Blog | OWIS - Singapore

Critical thinking: How provocations help your child become a critical thinker

Posted by Erin Smith on 12/05/20 17:30

At One World International School, we want our students to become lifelong learners who are curious about the world around them, and in order to do that, we actively work to develop their critical thinking skills. The educators at OWIS have found that ‘provocations’ help students make important connections during their units of inquiry, and allow them to naturally hone their critical thinking skills.

Simply put, we believe that the purpose of education extends beyond encouraging students to merely learn facts and memorise data.

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What are Provocations?

Provocations are often an open-minded exercise that teachers use at the beginning of an individual lesson to encourage students to think creatively and critically about what they are going to be learning in the next unit. At OWIS, provocations are used to provide students with information about what they can expect from the unit of inquiry that they are studying. 

Examples of Provocations at OWIS

Provocations are used in the OWIS curriculum across every grade level, but they are particularly prevalent in the International Baccalaureate - Primary Years Programme. Some examples of provocations that are used in the IB PYP include:

  • A teacher may rearrange the classroom furniture without letting the children know in advance. When they arrive in the classroom, they may feel confused by the new set up and will have to work together to adapt. Then, the teacher will explain that they are beginning a unit of inquiry on how living species must adapt to their surroundings. The provocation will allow the students to understand how adaptation works and how it is necessary for survival.

  • A teacher may begin a unit of inquiry by asking a simple, open-ended question of the class, such as "What is a community?" They will then have an in-depth discussion where students are invited to share their ideas and thoughts on the topic. After talking about what makes up a community, they can then begin the unit of inquiry about community development and community relationships.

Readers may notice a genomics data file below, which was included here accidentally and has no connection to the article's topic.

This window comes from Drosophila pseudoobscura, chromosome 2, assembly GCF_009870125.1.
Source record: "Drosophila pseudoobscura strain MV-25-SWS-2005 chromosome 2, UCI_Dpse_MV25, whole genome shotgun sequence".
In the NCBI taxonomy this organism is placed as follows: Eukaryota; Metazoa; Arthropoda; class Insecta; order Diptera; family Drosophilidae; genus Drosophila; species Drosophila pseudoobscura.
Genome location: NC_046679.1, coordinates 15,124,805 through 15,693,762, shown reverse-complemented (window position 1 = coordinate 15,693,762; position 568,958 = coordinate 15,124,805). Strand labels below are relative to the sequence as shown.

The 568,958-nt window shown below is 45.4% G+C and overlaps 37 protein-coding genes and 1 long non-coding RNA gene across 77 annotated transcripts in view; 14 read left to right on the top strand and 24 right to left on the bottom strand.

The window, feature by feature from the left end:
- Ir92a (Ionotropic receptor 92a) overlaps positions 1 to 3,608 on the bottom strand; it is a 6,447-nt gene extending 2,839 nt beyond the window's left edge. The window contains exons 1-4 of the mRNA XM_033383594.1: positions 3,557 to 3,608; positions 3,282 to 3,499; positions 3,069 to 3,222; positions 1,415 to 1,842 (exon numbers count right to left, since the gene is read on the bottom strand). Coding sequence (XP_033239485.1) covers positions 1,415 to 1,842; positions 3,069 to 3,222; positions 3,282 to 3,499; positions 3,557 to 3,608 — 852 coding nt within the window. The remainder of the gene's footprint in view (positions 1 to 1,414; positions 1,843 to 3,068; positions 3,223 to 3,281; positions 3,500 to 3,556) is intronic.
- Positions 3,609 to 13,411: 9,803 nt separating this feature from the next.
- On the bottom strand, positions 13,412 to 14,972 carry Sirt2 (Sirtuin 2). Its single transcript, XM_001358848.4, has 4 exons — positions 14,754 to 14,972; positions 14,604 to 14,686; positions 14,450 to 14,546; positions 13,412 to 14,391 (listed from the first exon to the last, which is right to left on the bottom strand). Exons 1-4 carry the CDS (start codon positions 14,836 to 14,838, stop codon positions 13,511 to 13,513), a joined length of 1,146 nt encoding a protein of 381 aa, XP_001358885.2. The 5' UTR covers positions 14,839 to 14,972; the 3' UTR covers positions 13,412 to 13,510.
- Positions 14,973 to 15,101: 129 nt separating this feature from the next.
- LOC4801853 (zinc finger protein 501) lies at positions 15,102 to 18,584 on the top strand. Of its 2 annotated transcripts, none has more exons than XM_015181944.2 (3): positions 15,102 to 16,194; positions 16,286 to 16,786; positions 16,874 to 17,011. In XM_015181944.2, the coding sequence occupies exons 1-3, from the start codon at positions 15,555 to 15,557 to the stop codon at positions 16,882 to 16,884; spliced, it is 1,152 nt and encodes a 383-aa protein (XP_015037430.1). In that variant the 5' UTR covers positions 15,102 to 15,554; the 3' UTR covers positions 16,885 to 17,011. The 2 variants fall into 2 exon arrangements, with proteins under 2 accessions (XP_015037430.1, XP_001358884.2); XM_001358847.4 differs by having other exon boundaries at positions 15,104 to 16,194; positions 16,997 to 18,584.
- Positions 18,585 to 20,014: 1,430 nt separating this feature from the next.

How Provocations are Used Within a Unit of Inquiry

As parents are partners in their child's education, it's important that they work actively to develop their child's critical thinking skills and that they understand how the curriculum at OWIS is implemented. To best understand how provocations are used within a unit of inquiry, parents should first know what a unit of inquiry is within the OWIS curriculum. 

A unit of inquiry is a smaller unit that is part of the larger course topic. The unit of inquiry consists of several weeks of lesson plans for the teacher, most of which require the student to perform in-depth analysis on the given topic. The elements that make up a unit of inquiry include knowledge, concepts, skills, attitudes and actions.

Generally speaking, provocations are used at the beginning of the unit of inquiry. When the teacher is going to be introducing the next unit to the class, they typically design a provocation that will require the students to think critically and begin to make connections to the real world about the topic. Provocations are typically inquiry-based, and they often involve hands-on learning exercises. Students are expected to interact and engage with one another as they explore the provocation and discuss its relation to the next unit of inquiry in the course.

Provocations play an important role in OWIS' Primary Years Programme. Parents who are interested in learning more about provocations and about how they can help develop their child's critical thinking skills are invited to learn more about the OWIS PYP today.


Topics: Primary School


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